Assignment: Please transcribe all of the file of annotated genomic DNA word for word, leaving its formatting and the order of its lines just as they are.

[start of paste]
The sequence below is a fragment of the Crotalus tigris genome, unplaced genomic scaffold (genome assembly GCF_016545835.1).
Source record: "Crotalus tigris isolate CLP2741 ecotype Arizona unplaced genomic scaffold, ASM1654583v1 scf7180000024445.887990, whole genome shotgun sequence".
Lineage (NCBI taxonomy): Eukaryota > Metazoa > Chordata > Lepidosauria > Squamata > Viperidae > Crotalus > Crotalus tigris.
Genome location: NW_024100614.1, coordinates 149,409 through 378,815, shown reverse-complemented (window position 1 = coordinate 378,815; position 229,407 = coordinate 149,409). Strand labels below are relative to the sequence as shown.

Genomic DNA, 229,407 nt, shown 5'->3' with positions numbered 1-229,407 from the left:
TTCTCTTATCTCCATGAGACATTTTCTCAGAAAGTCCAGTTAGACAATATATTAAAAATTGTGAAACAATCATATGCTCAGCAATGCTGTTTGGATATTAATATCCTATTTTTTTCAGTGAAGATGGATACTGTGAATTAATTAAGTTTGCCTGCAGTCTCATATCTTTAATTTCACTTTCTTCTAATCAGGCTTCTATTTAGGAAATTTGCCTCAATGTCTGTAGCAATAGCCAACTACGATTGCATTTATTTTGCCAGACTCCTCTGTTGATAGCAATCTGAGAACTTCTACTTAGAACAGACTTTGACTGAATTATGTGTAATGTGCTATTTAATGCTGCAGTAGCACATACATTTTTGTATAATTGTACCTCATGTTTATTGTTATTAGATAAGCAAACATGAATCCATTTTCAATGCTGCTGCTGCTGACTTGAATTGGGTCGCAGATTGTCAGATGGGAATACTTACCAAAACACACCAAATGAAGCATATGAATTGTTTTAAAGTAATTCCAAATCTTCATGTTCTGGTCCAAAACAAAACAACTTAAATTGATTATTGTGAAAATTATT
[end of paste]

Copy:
The sequence below is a fragment of the Crotalus tigris genome, unplaced genomic scaffold (genome assembly GCF_016545835.1).
Source record: "Crotalus tigris isolate CLP2741 ecotype Arizona unplaced genomic scaffold, ASM1654583v1 scf7180000024445.887990, whole genome shotgun sequence".
Lineage (NCBI taxonomy): Eukaryota > Metazoa > Chordata > Lepidosauria > Squamata > Viperidae > Crotalus > Crotalus tigris.
Genome location: NW_024100614.1, coordinates 149,409 through 378,815, shown reverse-complemented (window position 1 = coordinate 378,815; position 229,407 = coordinate 149,409). Strand labels below are relative to the sequence as shown.

Genomic DNA, 229,407 nt, shown 5'->3' with positions numbered 1-229,407 from the left:
TTCTCTTATCTCCATGAGACATTTTCTCAGAAAGTCCAGTTAGACAATATATTAAAAATTGTGAAACAATCATATGCTCAGCAATGCTGTTTGGATATTAATATCCTATTTTTTTCAGTGAAGATGGATACTGTGAATTAATTAAGTTTGCCTGCAGTCTCATATCTTTAATTTCACTTTCTTCTAATCAGGCTTCTATTTAGGAAATTTGCCTCAATGTCTGTAGCAATAGCCAACTACGATTGCATTTATTTTGCCAGACTCCTCTGTTGATAGCAATCTGAGAACTTCTACTTAGAACAGACTTTGACTGAATTATGTGTAATGTGCTATTTAATGCTGCAGTAGCACATACATTTTTGTATAATTGTACCTCATGTTTATTGTTATTAGATAAGCAAACATGAATCCATTTTCAATGCTGCTGCTGCTGACTTGAATTGGGTCGCAGATTGTCAGATGGGAATACTTACCAAAACACACCAAATGAAGCATATGAATTGTTTTAAAGTAATTCCAAATCTTCATGTTCTGGTCCAAAACAAAACAACTTAAATTGATTATTGTGAAAATTATT